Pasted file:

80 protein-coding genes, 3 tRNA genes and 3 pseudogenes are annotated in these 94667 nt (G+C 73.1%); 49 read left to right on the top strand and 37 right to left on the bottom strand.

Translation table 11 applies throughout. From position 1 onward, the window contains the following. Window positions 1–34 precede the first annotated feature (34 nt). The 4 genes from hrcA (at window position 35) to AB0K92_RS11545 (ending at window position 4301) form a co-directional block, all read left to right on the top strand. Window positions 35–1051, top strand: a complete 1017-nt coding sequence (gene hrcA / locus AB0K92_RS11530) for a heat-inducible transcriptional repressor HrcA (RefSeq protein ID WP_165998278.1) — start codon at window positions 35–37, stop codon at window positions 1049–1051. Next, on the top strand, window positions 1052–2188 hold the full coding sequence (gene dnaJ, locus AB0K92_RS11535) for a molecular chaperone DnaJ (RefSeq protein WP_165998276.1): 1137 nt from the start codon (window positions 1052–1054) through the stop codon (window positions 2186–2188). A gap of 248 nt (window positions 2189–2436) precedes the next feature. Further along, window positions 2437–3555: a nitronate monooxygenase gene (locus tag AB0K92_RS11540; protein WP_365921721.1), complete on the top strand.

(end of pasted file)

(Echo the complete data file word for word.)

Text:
80 protein-coding genes, 3 tRNA genes and 3 pseudogenes are annotated in these 94667 nt (G+C 73.1%); 49 read left to right on the top strand and 37 right to left on the bottom strand.

Translation table 11 applies throughout. From position 1 onward, the window contains the following. Window positions 1–34 precede the first annotated feature (34 nt). The 4 genes from hrcA (at window position 35) to AB0K92_RS11545 (ending at window position 4301) form a co-directional block, all read left to right on the top strand. Window positions 35–1051, top strand: a complete 1017-nt coding sequence (gene hrcA / locus AB0K92_RS11530) for a heat-inducible transcriptional repressor HrcA (RefSeq protein ID WP_165998278.1) — start codon at window positions 35–37, stop codon at window positions 1049–1051. Next, on the top strand, window positions 1052–2188 hold the full coding sequence (gene dnaJ, locus AB0K92_RS11535) for a molecular chaperone DnaJ (RefSeq protein WP_165998276.1): 1137 nt from the start codon (window positions 1052–1054) through the stop codon (window positions 2186–2188). A gap of 248 nt (window positions 2189–2436) precedes the next feature. Further along, window positions 2437–3555: a nitronate monooxygenase gene (locus tag AB0K92_RS11540; protein WP_365921721.1), complete on the top strand.